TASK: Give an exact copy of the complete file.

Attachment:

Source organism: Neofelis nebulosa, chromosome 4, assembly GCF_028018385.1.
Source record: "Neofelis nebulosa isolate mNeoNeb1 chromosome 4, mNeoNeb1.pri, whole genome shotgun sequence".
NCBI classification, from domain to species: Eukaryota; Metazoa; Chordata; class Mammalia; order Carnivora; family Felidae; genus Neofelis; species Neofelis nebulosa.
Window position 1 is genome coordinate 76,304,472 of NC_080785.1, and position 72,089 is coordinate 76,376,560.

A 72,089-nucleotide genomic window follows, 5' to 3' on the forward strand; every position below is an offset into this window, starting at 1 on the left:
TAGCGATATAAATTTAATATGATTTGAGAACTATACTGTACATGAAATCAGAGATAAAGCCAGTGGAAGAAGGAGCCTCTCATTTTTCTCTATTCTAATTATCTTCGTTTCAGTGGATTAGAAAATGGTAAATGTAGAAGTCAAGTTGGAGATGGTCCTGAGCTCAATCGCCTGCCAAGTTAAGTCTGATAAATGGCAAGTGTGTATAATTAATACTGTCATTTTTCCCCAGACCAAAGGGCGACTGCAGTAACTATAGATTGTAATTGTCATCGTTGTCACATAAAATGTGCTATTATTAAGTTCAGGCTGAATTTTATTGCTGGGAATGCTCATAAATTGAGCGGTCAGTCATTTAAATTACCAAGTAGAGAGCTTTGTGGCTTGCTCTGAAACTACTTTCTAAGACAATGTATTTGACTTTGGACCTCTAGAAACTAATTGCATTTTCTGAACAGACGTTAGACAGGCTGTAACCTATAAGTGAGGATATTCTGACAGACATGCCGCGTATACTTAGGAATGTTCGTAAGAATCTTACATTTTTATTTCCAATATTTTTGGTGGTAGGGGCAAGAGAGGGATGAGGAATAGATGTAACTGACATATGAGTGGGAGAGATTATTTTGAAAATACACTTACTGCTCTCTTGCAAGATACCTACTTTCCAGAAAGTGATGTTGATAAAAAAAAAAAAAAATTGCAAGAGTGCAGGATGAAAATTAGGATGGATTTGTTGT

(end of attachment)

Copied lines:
Source organism: Neofelis nebulosa, chromosome 4, assembly GCF_028018385.1.
Source record: "Neofelis nebulosa isolate mNeoNeb1 chromosome 4, mNeoNeb1.pri, whole genome shotgun sequence".
NCBI classification, from domain to species: Eukaryota; Metazoa; Chordata; class Mammalia; order Carnivora; family Felidae; genus Neofelis; species Neofelis nebulosa.
Window position 1 is genome coordinate 76,304,472 of NC_080785.1, and position 72,089 is coordinate 76,376,560.

A 72,089-nucleotide genomic window follows, 5' to 3' on the forward strand; every position below is an offset into this window, starting at 1 on the left:
TAGCGATATAAATTTAATATGATTTGAGAACTATACTGTACATGAAATCAGAGATAAAGCCAGTGGAAGAAGGAGCCTCTCATTTTTCTCTATTCTAATTATCTTCGTTTCAGTGGATTAGAAAATGGTAAATGTAGAAGTCAAGTTGGAGATGGTCCTGAGCTCAATCGCCTGCCAAGTTAAGTCTGATAAATGGCAAGTGTGTATAATTAATACTGTCATTTTTCCCCAGACCAAAGGGCGACTGCAGTAACTATAGATTGTAATTGTCATCGTTGTCACATAAAATGTGCTATTATTAAGTTCAGGCTGAATTTTATTGCTGGGAATGCTCATAAATTGAGCGGTCAGTCATTTAAATTACCAAGTAGAGAGCTTTGTGGCTTGCTCTGAAACTACTTTCTAAGACAATGTATTTGACTTTGGACCTCTAGAAACTAATTGCATTTTCTGAACAGACGTTAGACAGGCTGTAACCTATAAGTGAGGATATTCTGACAGACATGCCGCGTATACTTAGGAATGTTCGTAAGAATCTTACATTTTTATTTCCAATATTTTTGGTGGTAGGGGCAAGAGAGGGATGAGGAATAGATGTAACTGACATATGAGTGGGAGAGATTATTTTGAAAATACACTTACTGCTCTCTTGCAAGATACCTACTTTCCAGAAAGTGATGTTGATAAAAAAAAAAAAAAATTGCAAGAGTGCAGGATGAAAATTAGGATGGATTTGTTGT